Our website would like to use cookies to store information on your computer. You may delete and block all cookies from this site, but parts of the site will not work as a result. Find out more about how we use cookies.

Skip navigation

25th Oct 2014
HOME | Join Hardhatter | About Hardhatter | Hardhatter Special Offers | RSS Newsfeed

Small firms want say in new local tax

by The Editor at 11:08 29/01/09 (News)
Small business owners are lobbying Government to give them more of a say on how their taxes are spent.
The Federation of Small Businesses (FSB) has expressed concern that the incoming Business Rate Supplements Bill will impose extra tax burdens on businesses and has suggested a series of amendments to soften the blow of the legislation.

In particular the FSB is arguing that small businesses must have a say on all projects to be subsidised by a tax brought in by the Business Rate Supplements Bill.

The purpose of the Bill is to give upper tier local authorities the power to levy a local supplement on the business rate and retain the proceeds for economic development

The new tax is currently being considered by a Public Bills Committee and the FSB is looking for guarantees that the supplement will only be spent on economic development; that businesses will be consulted and have a vote on all supplements followed by an independent review on how the money is spent; that the public sector will also contribute; properties liable for business rates with a rateable value of 50,000 or less will be exempt; and the 50,000 threshold will be reconsidered once the property market improves.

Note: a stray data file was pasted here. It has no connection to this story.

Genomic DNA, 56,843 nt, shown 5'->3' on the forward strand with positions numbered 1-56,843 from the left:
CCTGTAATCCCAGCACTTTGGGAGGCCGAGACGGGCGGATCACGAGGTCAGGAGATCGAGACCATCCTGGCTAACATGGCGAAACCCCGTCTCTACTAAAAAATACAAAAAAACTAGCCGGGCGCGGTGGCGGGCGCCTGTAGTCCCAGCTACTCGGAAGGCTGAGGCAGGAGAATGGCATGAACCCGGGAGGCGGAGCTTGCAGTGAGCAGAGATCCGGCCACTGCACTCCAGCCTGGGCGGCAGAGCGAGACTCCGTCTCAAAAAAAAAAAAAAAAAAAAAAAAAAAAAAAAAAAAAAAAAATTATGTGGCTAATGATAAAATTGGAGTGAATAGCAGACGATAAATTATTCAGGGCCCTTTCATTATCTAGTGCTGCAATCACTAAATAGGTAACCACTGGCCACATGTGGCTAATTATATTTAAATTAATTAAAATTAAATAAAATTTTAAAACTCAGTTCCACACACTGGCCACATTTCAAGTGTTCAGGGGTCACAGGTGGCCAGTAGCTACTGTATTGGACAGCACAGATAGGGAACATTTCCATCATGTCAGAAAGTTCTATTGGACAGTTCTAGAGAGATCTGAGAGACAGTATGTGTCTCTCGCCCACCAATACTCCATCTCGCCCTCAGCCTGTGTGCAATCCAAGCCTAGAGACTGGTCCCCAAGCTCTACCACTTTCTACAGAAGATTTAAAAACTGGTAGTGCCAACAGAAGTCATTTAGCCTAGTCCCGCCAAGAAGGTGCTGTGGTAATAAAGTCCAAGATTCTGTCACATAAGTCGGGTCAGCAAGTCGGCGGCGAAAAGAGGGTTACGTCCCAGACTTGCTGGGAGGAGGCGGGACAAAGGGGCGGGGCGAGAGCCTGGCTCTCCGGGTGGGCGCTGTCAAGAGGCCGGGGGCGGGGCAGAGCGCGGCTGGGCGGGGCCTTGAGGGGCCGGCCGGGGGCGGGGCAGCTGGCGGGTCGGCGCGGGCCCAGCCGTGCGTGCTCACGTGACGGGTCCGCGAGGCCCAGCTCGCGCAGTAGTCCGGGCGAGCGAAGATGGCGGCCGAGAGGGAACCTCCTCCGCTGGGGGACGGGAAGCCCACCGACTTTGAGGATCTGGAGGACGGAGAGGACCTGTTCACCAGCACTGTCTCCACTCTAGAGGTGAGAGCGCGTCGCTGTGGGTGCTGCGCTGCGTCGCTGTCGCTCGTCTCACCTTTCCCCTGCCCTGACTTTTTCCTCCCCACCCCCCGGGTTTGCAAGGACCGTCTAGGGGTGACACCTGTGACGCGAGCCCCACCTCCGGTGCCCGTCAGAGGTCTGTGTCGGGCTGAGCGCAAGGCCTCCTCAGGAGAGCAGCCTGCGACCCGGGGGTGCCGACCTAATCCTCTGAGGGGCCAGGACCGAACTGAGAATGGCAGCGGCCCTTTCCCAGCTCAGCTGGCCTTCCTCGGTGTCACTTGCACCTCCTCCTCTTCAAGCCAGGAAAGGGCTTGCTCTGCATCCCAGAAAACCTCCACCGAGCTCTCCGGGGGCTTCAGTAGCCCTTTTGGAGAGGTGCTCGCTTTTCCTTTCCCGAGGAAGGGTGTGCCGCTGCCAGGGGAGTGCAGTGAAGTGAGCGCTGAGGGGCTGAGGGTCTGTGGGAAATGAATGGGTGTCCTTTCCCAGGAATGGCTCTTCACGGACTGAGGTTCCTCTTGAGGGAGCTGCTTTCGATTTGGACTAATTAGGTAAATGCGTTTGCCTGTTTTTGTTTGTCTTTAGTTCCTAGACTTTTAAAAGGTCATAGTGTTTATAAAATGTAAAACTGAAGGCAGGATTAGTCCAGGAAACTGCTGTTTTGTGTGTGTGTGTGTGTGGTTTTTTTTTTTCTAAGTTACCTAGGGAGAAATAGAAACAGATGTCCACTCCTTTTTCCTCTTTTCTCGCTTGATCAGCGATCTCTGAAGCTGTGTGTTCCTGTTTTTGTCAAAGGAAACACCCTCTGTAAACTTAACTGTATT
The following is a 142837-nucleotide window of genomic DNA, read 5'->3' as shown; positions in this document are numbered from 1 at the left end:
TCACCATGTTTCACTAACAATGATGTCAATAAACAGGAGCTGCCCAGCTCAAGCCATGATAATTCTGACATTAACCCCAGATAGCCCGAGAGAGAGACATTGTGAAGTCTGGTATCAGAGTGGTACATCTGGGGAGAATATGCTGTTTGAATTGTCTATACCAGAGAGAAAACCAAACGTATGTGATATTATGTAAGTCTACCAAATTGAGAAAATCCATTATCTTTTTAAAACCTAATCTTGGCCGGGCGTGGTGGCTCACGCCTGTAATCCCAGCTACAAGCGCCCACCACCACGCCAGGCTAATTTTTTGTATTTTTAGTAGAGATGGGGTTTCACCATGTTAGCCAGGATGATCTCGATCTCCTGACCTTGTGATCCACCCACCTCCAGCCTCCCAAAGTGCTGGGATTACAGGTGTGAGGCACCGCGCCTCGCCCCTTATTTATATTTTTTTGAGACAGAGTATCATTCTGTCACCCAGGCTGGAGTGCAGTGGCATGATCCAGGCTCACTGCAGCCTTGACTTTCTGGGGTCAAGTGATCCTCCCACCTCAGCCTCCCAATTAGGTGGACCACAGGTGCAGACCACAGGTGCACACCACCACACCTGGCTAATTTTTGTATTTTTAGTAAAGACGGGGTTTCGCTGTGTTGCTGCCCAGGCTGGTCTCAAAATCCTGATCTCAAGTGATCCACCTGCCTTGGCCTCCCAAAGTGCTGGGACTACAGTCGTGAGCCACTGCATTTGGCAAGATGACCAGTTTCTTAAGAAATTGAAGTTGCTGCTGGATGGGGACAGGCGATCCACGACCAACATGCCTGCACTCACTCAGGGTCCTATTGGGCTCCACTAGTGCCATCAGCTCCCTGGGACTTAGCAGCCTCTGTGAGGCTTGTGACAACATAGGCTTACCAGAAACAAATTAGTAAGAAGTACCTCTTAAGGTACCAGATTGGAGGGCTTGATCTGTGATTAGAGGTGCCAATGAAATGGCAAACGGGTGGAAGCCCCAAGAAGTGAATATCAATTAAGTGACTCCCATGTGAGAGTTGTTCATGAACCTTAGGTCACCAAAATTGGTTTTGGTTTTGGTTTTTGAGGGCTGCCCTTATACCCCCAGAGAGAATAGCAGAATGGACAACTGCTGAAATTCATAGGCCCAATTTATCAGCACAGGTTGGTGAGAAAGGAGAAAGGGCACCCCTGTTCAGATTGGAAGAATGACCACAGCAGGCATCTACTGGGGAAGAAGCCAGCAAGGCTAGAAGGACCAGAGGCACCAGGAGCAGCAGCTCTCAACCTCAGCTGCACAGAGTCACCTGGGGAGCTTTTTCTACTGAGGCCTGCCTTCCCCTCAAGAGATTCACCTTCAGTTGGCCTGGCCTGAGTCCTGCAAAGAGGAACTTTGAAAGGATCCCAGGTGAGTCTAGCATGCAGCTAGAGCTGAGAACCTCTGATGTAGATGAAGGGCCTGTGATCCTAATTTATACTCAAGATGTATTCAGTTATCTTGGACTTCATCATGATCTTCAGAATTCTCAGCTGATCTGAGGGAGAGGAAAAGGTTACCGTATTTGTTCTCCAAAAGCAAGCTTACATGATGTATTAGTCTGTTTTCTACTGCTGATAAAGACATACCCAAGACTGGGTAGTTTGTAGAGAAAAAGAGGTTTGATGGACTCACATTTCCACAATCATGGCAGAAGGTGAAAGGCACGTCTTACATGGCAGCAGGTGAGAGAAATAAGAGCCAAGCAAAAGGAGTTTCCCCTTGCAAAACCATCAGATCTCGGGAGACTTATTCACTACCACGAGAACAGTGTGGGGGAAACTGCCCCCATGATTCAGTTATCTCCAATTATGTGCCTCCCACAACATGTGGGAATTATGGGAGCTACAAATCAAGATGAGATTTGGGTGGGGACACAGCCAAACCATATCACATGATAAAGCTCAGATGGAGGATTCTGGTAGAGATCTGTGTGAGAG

FSB National Chairman John Wright said: "Cashflow is king for small businesses who want to hold on to and train their staff and grow their enterprises during these recessionary times. With small business failures entering their hundreds each day and taking thousands of jobs with them, it seems counterproductive to introduce a new tax.

"However, if business owners are to pay this supplement it is important that they have a say on where it goes. This revenue must be ring-fenced for economic development rather than to shore up Government infrastructure projects and local council budgets.

"There must be safeguards in this legislation to ensure the small business community is represented and can benefit from this supplement."

--
If you wish to comment on this article, please log in and use the Reply button below. Registering is free and easy.
-
Susie Hughes
The Editor Hardhatter 2009

Printer Version

Mail this to a friend

Powered by Novacaster